Kitgum Town

Kitgum Town
Kitgum Town

Friday, October 14, 2011

Battling the menace of Malaria

This morning when i walked into Peters consulting room he had a young girl lying on the floor with a high fever. She had slight jaundice and an enlarged spleen, but she also had some signs in her chest. We thought it may be Pneumonia but were able to order a Malaria smear on site and found she had a heavy infestation of parasites. It was good to be able to look down the microscope at the blue rings which scattered across the film and be able to make an accurate diagnosis. She was admitted to our day ward and given the latest and most efffective malaria therapy, intra  muscular artemether along with IV fluids and antibiotics for the pneumonia.  When I walked past her bed in the afternoonn she was looking so much brighter. Its times like this that all the work and obstacles and frustration is worthwhile !

A special photo tonight for Andrew and Rowena Rowe . I delivered a present they sent for baby Dennis. His mother was lying on the verandah with him tonight, recovering from a hernia operation. her face lit up with a smile when i delivered the gift!

Dennis gets his pressie from Weena

I love the african children , so here too  is a shot i took today of baby david who had the emergency surgery this week and is doing very well.
isnt he so cute? he smiled at me as i walked past and chatted to him today.


 My last day here today and all of a sudden has come the promise and potential of a new exciting partnership with local medical practitioners which has the potential to mmake a major contribution to primary health care here . It is a story of an amazing roller coaster ride which is too complicated to share at the  moment...but.. more details later...

Andrew and Doc Vincent talk about new possibilities

 The big bus trip tomorrow, with my travelling companion Doc Laurel, then a long flight home on Sunday. Thanks so much to you for your emails and messages and prayers and support
The last few days have been pretty tough going here . I have really felt the power of your prayers  , especially in the last couple of days when some pretty amazing lows and highs have been happening... but i am leaving with hope and believe i will be back !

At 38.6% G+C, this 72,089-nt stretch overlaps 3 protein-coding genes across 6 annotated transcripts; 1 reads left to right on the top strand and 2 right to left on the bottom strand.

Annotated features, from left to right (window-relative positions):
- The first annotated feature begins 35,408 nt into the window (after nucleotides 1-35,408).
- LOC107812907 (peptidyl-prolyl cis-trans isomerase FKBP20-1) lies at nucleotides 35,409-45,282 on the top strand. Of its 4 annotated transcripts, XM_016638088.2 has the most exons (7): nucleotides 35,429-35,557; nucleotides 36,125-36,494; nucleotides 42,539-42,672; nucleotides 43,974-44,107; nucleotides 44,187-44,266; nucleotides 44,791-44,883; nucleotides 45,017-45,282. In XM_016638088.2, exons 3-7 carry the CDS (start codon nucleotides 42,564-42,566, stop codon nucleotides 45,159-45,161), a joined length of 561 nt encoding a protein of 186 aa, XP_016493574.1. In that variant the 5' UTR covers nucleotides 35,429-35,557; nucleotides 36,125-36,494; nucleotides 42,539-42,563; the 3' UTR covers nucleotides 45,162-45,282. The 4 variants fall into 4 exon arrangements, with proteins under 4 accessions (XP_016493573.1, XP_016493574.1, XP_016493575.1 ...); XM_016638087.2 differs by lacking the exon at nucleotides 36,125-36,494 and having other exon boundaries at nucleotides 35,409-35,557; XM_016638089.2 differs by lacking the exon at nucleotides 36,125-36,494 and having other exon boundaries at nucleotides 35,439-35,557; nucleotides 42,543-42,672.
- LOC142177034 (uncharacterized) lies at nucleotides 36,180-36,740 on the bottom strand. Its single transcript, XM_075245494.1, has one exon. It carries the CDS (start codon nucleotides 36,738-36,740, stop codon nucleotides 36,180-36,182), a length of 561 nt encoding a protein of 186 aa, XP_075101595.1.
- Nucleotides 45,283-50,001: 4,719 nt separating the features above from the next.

Thursday, October 13, 2011

My work here is almost done

Malnourished child from Sudan
The medical superintendent at St Josephs Hospital has aked me to come and help in the childrens ward at some time next year. I spent some time there today with Dr Laurel and it brought back memories of  working there in 2003. I enjoy working with children and will give some consideration to returning and being involved with the 100 bed ward, the nutritional unit and a planned neonatal ward.  There have been some significant improvements in the hospital since i worked there and there is a good atmosphere there.  There is a lot of need.
Today we saw a little 1.8kg premature baby being nursed in very simple surroundings with no technology. You have to be tough to survive here!

premature baby 1.8kg with mum on the floor

 LAst night we had the privelege of visiting the home of the IGF Clinical Officer, Peter, meeting his wife Sheila and son Shadrak as well as his mother. What a simple life he lives outside of work!  I really admire this guy.
The clinic at IGF is now functioning well and can operate independently under the direction of Peter.  My "to do" list is complete with all the half finished jobs from my last visit tidied up and patients from the community being seen. the pharmacy is also working well. Please pray that the team here will work well together and be effective and receive support from the IGF administration in their work.  My influence is going to be significantly reduced when I leave on Saturday.

Tuesday, October 11, 2011

Judge Judy African style

Prime real estate in Kitgum
Yesterday I was asked to resolve a dispute which had arisen on some land which i purchased in 2003. At the time I was considering developing a medical clinic on the site but since then have got involved with helping Irene at IGF to expand her facilities on site. The land is a short walk from IGF on the way into town. There are two families living on the land. John Achola ( terribly disfigured as a result of LRA atrocities) and his wife wife Grace and their 4 children, living alongside a widow who works as a chef in the AIDs hospice, and her 7 children !  Quite a little community. I also discovered there is another man living in a tiny room on the land, paying rent to the previous owner !
A dispute arose over fights between the children and became quite acrimonious, leading to a district official being involved and a fine being made.
So in the hot sun, I walked up with Peter my interpreter and put on my family court (Judge Judy )hat to try and settle everything down and avoid blood shed on my land !  I believe it is settled now and i am considering what more to do with this rather nice place where the vegies are thriving.